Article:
11 to 19 committee School Science Review collection
Published quarterly, SSR includes a diverse collection of peer-reviewed articles, on topics ranging from astronomy to polar bonds, from bioethics education to writing up experiments co-operatively, from reviews of science education developments to using football and tennis as a context for physics.
With substation portion of our journals collection made Open Access in light of the current Covid-19 situation, our 11-to-19 Committee has put together a collection of six SSR articles. This collection illustrates the range of articles that are regularly published in the journal including the exploration of classroom learning, subject-specific curriculum thinking, write-ups of ASE conference sessions, reports on science education research projects and in-depth explorations of science education thinking.
Whatever the aims of your CPD reading there is something for everyone, from those looking to improve subject understanding and practical expertise to those wishing to delve more deeply into evidence-informed practice and science education writing...
Promoting the understanding of mathematics in physics at secondary level
By Alaric Thompson, Head of Physics
(March 2017 vol 97 number 360 p43-48)
Do you find that your students compartmentalise their learning? Do they struggle to transfer maths skills from maths to physics or even from one physics topic to another?
Read this article to find out some strategies related to the language of mathematics that could support student reasoning and consider how this could lead to less compartmentalisation of learning.
Biology practicals that work: SAPS drop-in sessions at the ASE Annual Conference 2017
By Dan Jenkins (SAPs) and Beverley Goodger - freelance science educator and Royal Society Biology Teacher of the Year 2013
(SSR June 2017 vol 98 number 365 p20-24)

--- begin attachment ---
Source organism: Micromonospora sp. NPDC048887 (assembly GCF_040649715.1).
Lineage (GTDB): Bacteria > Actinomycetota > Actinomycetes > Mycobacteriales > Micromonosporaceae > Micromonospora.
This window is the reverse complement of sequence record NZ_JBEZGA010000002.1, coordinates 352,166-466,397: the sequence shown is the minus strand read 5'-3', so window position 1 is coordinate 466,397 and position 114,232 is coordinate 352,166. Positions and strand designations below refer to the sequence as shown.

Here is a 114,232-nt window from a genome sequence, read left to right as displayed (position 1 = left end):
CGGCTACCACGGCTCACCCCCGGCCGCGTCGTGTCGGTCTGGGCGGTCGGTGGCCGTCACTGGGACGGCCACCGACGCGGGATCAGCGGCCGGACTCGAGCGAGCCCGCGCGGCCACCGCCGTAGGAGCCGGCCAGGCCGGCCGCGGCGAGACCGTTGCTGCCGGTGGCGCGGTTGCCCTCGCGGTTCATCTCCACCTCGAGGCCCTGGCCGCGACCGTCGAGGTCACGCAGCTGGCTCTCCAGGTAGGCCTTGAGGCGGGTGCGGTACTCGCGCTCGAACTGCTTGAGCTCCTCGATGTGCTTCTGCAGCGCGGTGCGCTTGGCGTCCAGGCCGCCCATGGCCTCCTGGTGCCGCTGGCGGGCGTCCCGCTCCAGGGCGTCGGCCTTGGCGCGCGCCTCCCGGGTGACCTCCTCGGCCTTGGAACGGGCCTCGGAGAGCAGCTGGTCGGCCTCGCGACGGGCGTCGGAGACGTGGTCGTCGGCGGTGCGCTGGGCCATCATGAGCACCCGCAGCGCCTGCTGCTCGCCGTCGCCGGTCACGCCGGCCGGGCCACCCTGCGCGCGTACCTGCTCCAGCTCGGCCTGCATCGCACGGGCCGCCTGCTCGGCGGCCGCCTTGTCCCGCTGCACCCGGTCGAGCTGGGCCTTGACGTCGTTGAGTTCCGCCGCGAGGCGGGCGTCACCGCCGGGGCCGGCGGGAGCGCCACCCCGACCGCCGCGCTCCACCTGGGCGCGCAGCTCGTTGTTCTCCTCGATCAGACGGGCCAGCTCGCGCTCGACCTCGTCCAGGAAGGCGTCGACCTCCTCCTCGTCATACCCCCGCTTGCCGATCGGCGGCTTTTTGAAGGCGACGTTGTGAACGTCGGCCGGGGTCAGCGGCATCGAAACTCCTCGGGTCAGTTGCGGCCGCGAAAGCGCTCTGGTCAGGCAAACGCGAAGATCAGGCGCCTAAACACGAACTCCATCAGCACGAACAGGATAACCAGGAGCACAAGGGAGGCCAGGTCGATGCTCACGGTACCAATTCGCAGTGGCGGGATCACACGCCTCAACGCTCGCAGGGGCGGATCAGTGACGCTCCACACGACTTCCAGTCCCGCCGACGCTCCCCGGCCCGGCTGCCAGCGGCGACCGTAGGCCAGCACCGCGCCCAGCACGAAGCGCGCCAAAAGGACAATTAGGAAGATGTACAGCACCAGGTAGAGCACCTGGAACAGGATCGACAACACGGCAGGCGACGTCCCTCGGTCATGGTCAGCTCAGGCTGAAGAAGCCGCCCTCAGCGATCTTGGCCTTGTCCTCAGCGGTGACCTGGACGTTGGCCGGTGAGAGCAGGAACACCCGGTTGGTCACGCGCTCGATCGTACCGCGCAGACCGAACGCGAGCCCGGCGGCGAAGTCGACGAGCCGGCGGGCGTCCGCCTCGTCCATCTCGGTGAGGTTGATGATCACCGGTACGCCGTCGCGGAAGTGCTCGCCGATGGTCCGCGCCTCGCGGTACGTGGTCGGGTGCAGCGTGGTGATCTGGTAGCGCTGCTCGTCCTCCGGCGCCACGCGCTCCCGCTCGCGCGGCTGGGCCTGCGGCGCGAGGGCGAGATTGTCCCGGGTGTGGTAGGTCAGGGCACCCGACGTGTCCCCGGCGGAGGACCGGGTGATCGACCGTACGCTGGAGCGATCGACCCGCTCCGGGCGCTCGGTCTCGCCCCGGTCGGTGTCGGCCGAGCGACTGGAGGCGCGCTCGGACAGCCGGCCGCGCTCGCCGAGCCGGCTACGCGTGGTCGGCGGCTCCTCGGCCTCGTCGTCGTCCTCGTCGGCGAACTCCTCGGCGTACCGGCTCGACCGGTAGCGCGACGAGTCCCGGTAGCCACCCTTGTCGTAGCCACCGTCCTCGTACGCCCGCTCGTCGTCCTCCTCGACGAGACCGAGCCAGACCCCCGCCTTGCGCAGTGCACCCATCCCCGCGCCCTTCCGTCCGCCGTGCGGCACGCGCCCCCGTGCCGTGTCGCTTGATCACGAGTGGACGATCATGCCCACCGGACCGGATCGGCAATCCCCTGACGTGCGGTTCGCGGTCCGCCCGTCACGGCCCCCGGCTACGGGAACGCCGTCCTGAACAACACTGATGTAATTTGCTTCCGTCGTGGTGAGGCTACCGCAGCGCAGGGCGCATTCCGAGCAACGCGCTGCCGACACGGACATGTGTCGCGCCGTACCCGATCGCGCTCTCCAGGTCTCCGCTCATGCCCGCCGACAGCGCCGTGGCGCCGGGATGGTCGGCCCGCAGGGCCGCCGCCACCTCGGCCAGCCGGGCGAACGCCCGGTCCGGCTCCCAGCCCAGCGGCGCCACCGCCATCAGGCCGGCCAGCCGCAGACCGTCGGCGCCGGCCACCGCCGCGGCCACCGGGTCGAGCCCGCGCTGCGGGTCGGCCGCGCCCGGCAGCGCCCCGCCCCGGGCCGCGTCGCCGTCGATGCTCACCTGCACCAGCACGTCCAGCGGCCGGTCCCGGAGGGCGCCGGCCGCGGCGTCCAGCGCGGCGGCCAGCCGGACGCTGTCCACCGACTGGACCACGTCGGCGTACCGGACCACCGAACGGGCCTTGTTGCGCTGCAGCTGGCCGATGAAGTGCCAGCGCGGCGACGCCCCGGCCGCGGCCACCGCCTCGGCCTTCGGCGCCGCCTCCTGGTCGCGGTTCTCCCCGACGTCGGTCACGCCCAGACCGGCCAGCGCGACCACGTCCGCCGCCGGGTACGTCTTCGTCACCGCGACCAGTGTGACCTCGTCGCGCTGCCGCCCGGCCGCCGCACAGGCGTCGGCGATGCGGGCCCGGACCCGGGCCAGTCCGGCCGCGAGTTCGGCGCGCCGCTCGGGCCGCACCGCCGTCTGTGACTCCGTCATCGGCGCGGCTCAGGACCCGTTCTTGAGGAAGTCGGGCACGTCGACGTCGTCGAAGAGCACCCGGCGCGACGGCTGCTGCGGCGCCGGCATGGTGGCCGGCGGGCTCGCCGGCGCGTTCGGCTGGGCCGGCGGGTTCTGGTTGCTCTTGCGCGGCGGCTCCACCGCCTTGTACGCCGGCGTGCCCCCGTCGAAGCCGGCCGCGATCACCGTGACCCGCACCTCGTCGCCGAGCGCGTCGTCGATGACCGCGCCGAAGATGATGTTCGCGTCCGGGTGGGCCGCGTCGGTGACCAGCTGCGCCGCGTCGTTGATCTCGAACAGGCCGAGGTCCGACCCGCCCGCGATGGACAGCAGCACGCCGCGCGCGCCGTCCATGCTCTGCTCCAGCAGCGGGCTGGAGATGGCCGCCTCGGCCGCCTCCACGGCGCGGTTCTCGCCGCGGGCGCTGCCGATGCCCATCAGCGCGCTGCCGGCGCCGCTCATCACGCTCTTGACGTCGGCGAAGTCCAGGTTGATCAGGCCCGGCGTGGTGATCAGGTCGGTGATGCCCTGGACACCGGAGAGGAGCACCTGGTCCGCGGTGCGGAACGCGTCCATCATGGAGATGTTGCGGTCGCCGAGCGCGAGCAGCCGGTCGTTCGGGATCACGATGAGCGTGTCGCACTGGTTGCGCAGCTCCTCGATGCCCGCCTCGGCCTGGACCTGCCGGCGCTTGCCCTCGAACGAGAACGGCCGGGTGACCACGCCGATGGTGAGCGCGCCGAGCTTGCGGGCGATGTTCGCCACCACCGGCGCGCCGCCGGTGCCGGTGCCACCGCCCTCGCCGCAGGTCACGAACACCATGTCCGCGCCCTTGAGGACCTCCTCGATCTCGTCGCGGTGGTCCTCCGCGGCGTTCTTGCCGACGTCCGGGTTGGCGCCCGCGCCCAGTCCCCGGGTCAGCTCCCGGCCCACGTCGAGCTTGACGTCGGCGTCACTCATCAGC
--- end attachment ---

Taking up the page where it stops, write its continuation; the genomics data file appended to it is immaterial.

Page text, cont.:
Would you like to increase practical opportunities in plant biology topics? Do you want to improve your own confidence with biology practicals?
Read this article to discover the wide range of plant biology practicals shared by Science and Plants for Schools (SAPs) at ASE Annual conference. The article includes links to all resources.
An evidence-based approach to introductory chemistry
Philip Johnson, University of Durham
(SSR March 2014 vol 95 number 352 p89-97)
Are you thinking about sequencing of your curriculum? How do your students know that a chemical reaction has taken place? Do they understand that a new substance has been made?
Read this influential and much-cited article to discover the importance of the concept of substance in the understanding of chemistry and why the typical introductory approach (solids, liquids and gases) can create difficulties for students.
Knowing is only the first step: strategies to support the development of scientific understanding
By Richard Brock, King’s College London
(SSR June 2018 vol 99 number 369 p116-121)
Are any of your students able to recall science knowledge but then struggle to perform during assessments? Do you know why your students are having these difficulties?
Read this article to consider the reasons behind student difficulties as well as to find out about a range of possible strategies to support students in developing their understanding of the relationships between concepts and their ability to transfer concepts acquired in one context to other contexts.
Learning to read with a critical eye: cultivating discerning readers of media reports with a science component
By Billy McClune and Joy Alexander school of Education Queen’s University Belfast
(SSR December 2015 p21-29)
What is meant by science literacy? Do you want to broaden your students’ experience of scientific writing and improve their ability to read critically and to identify ‘fake news’?
Read this article to find out about a research project which analysed the different responses of science and English teachers to critical reading before suggesting ways off embedding the development of science literacy in the classroom.
Models, matter and truth in doing and learning science
By Mark Hardman UCL Institute of Education
(SSR June 2017 vol 98 number 365 p91-98)
As you moved up through the school system, did you ever think that everything you had been previously taught was wrong? Were you ever explicitly taught about the use of models in science?
Read this in-depth article to challenge your thinking on the role of models both in doing science (how models are used in the scientific community) and in learning science (how models are used in the science classroom).